“Our initial modelling showed that there was potential for adverse impacts on the lowest income families. This makes it crucial that we have a plan to tackle air pollution in a way that reaches compliance levels while maintaining our aims for an inclusive economy, building a city where nobody is left behind.

“We will deliver a clean air plan that contributes to our future vision for a healthier, cleaner, inclusive and sustainable city.”

We are about to launch a campaign on air pollution in Bristol. To get the latest updates by email, sign up here.

Join 2,500 Cable members redefining local media

Your support will help the Cable grow, deepening our connections in the city and investigating the issues that matter most in our communities.

Join now

What makes us different?


Report a comment. Comments are moderated according to our Comment Policy.

  • Do we have any idea when in 2020 this will come into effect? I ask because there is of course a local election in the May of that year.


  • Hello Jon, the council has only stated that it aims to have its Plan finalised and signed off with government ‘at the end of the year’. The Plan itself and the measures it will contain are totally unknown at this point – so, so is the timeline for its implementation!


  • Thanks Lorna.

    Of course a cynic might suggest that someone expecting to go into an election with the air the same as it was when he came into office four years earlier might well choose to have a brilliant plan conveniently coming a few months afterwards.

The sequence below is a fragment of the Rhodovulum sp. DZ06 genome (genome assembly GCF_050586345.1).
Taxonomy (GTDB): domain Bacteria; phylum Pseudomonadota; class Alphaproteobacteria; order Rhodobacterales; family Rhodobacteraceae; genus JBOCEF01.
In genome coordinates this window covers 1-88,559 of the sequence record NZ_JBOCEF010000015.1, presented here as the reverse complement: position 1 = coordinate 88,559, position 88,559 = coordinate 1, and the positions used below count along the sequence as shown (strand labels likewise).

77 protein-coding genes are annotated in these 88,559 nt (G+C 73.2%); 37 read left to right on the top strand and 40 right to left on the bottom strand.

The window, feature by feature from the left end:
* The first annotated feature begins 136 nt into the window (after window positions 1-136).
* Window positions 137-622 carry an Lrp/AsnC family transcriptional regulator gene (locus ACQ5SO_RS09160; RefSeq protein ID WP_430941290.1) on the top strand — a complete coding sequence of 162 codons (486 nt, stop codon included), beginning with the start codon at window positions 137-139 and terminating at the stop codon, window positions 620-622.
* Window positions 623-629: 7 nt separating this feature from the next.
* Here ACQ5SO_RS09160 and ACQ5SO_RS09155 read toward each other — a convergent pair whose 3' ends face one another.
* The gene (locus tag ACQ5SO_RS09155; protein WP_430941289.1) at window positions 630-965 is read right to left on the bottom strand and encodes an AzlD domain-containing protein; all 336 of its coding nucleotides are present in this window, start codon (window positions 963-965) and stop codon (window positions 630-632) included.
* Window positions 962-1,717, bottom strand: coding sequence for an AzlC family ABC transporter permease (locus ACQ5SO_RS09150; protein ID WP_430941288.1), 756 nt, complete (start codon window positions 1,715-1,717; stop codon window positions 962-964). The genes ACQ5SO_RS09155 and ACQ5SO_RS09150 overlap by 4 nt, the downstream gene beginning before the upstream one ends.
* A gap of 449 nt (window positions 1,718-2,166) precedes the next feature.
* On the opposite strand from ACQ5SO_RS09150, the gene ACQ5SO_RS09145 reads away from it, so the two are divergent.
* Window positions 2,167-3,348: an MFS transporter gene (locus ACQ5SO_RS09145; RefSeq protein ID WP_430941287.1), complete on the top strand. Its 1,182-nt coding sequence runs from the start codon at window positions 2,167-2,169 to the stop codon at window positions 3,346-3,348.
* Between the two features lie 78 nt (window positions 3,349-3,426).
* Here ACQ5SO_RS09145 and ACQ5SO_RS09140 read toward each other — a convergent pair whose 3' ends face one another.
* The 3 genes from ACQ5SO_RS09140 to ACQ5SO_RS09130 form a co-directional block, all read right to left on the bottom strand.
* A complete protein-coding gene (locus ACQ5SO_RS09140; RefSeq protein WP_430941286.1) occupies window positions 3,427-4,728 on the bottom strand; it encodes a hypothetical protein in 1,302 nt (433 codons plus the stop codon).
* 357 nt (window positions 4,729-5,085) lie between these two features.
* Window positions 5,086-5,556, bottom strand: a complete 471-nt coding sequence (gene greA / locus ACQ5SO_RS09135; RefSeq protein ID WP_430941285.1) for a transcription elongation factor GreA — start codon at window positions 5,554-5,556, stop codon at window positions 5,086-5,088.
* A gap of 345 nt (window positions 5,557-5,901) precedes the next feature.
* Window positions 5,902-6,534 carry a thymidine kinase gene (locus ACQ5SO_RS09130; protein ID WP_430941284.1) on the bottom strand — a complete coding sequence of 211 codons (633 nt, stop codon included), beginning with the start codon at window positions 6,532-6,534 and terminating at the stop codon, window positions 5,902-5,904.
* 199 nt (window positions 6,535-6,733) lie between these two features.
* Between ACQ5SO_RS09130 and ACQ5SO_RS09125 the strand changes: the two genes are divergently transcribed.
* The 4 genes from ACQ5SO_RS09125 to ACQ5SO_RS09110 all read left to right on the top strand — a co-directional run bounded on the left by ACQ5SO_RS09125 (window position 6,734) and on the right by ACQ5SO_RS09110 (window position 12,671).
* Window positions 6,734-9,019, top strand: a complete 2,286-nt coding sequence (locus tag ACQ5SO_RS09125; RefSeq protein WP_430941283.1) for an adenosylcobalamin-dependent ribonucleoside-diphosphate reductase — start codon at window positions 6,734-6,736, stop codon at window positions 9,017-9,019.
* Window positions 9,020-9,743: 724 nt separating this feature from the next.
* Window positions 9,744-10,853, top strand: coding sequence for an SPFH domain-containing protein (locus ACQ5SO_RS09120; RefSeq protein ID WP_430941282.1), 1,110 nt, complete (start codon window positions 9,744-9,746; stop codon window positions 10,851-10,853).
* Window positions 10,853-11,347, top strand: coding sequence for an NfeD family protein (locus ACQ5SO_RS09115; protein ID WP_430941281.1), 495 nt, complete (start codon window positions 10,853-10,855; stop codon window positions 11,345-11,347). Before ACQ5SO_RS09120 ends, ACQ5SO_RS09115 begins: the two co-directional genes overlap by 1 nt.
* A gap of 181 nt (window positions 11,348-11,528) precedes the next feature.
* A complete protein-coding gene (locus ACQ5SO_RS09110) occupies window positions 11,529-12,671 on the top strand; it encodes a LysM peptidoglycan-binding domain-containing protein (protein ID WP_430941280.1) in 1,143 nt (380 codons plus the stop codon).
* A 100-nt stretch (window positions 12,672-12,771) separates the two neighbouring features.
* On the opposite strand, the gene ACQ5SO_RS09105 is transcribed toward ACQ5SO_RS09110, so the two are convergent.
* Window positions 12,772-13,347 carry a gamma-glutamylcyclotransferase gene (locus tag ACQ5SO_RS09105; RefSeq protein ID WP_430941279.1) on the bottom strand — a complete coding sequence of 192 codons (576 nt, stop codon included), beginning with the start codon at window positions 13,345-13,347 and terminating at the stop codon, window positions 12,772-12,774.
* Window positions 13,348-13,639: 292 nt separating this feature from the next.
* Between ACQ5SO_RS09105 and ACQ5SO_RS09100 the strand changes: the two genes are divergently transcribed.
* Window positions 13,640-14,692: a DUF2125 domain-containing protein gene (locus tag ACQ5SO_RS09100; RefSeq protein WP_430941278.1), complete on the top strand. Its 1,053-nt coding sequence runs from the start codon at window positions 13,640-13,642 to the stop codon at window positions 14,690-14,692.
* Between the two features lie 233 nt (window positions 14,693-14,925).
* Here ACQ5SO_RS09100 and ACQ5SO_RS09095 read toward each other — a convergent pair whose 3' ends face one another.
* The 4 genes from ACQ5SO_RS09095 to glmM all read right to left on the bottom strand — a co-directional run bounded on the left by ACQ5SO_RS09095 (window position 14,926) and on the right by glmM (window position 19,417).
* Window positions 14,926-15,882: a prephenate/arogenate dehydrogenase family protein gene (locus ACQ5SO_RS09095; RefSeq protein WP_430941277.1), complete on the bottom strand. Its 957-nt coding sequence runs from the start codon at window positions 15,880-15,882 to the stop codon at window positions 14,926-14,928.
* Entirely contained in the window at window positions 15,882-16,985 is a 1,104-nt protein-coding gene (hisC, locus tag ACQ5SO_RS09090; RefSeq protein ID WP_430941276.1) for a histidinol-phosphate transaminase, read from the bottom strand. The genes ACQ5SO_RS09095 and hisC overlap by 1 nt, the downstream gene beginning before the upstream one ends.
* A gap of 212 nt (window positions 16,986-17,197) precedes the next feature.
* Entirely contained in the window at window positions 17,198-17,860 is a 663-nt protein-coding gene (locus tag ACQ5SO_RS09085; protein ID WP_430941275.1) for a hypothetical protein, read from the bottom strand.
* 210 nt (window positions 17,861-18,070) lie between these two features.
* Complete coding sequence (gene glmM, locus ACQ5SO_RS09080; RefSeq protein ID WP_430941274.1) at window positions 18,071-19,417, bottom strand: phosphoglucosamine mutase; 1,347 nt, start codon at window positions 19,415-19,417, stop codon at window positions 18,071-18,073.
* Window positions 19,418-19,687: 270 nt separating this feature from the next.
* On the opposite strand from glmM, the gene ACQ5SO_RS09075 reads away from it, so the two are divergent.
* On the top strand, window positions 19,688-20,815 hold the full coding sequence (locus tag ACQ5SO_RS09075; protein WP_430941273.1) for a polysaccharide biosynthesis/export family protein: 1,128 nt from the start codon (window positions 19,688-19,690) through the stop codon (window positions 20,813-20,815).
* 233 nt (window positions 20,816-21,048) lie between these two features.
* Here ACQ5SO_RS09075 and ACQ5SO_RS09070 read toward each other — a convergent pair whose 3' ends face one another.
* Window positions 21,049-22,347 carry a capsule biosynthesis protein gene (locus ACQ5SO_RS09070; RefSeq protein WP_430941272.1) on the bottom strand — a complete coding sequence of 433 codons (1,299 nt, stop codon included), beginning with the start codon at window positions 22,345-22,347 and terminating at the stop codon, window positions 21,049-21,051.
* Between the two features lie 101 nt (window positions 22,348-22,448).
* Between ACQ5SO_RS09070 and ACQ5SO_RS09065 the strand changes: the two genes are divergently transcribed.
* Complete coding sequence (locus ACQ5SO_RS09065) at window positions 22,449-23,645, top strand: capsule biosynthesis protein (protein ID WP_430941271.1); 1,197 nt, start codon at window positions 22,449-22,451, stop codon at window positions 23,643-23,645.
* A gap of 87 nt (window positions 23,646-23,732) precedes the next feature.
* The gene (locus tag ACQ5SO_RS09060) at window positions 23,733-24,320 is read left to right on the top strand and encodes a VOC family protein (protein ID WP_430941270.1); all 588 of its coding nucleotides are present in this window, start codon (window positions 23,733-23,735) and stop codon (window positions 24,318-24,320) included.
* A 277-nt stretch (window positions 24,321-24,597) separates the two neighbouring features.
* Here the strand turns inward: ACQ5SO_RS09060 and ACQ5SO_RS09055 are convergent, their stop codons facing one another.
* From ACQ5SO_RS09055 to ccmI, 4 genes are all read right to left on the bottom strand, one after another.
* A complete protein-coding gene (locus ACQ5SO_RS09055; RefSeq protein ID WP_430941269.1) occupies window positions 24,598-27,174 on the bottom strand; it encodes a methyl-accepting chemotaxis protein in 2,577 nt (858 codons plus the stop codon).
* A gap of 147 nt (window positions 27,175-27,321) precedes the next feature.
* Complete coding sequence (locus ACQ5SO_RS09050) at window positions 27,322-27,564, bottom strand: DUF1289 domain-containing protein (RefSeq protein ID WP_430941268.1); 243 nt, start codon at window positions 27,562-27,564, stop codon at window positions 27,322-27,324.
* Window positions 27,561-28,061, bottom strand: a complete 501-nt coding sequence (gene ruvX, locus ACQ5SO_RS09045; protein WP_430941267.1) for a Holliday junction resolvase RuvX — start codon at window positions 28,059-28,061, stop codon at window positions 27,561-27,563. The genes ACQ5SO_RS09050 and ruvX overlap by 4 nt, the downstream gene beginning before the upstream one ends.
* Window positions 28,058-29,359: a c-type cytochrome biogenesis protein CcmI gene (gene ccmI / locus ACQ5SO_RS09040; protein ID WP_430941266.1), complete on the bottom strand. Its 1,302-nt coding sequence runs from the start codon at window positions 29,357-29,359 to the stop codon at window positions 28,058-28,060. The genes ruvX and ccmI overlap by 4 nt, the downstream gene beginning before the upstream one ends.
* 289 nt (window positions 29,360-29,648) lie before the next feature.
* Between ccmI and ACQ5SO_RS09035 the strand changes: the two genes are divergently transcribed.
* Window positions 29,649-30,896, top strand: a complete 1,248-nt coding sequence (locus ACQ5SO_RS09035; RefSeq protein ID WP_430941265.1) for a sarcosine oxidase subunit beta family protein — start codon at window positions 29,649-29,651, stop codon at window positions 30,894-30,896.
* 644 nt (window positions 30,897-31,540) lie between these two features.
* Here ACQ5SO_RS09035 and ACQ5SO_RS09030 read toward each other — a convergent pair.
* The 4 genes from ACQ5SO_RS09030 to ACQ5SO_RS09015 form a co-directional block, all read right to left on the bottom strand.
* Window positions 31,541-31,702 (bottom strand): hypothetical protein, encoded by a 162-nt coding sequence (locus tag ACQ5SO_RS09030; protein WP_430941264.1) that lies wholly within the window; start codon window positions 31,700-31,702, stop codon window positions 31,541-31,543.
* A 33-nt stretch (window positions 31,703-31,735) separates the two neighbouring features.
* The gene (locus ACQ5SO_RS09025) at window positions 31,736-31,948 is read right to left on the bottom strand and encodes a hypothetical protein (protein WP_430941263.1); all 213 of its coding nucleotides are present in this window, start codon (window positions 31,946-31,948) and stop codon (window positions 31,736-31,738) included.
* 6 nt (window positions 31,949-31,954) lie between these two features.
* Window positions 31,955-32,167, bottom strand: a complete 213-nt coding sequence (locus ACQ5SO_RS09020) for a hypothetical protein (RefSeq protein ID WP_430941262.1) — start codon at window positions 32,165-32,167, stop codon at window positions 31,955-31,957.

Post a comment

Mark if this comment is from the author of the article

By posting a comment you agree to our Comment Policy.

This site uses Akismet to reduce spam. Learn how your comment data is processed.

Related content

Bristol’s Clean Air Zone is not exactly winning people over – but the data says it’s working

A new report shows air pollution has reduced both inside and outside the zone a year after it came into force. But many feel poorer people are being punished while traffic is just being rerouted around the city.

The cost of clean air: how Bristol’s CAZ has left disabled people feeling forgotten

Disabled people can be badly affected by air pollution, and many support the aims of Bristol's Clean Air Zone (CAZ). But there are questions as to whether the council has done enough to consider the knock-on effects on their lives.

Bristol Clean Air Zone under fire as delays mean exemptions only lasting three months

The council has asked central government for an extension to the exemption period, amid residents' concerns about upcoming daily charges.

Concerns remain about Bristol’s Clean Air Zone, six months before launch

Criticisms of the Clean Air Zone include not enough support for businesses and legal pollution limits being too high.

Bristol was one of five areas with illegal air pollution in 2020

The city’s Clean Air Zone is finally coming into force next summer after multiple delays. Campaigners say it can’t come soon enough.

Cutting Bristol’s air pollution could help citizens’ mental as well as physical health

Evidence increasingly suggests that traffic pollutants can adversely affect the brain, impact cognitive function, and increase the risk of mental health problems. Bristol’s Clean Air Zone cannot come too soon.

Join our newsletter

Get the essential stories you won’t find anywhere else

Subscribe to the Cable newsletter to get our weekly round-up direct to your inbox every Saturday

Join our newsletter

Subscribe to the Cable newsletter

Get our latest stories & essential Bristol news
sent to your inbox every Saturday morning